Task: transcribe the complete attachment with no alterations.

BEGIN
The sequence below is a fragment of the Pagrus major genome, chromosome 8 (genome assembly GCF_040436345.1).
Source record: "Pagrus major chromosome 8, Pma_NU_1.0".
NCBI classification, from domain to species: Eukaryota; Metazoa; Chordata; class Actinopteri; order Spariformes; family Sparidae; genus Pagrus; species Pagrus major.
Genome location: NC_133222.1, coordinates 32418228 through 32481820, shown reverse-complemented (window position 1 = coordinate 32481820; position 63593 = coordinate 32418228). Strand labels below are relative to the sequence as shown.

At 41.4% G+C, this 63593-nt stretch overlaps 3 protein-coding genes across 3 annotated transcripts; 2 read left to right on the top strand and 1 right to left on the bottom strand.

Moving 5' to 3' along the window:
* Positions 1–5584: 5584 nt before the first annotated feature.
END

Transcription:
The sequence below is a fragment of the Pagrus major genome, chromosome 8 (genome assembly GCF_040436345.1).
Source record: "Pagrus major chromosome 8, Pma_NU_1.0".
NCBI classification, from domain to species: Eukaryota; Metazoa; Chordata; class Actinopteri; order Spariformes; family Sparidae; genus Pagrus; species Pagrus major.
Genome location: NC_133222.1, coordinates 32418228 through 32481820, shown reverse-complemented (window position 1 = coordinate 32481820; position 63593 = coordinate 32418228). Strand labels below are relative to the sequence as shown.

At 41.4% G+C, this 63593-nt stretch overlaps 3 protein-coding genes across 3 annotated transcripts; 2 read left to right on the top strand and 1 right to left on the bottom strand.

Moving 5' to 3' along the window:
* Positions 1–5584: 5584 nt before the first annotated feature.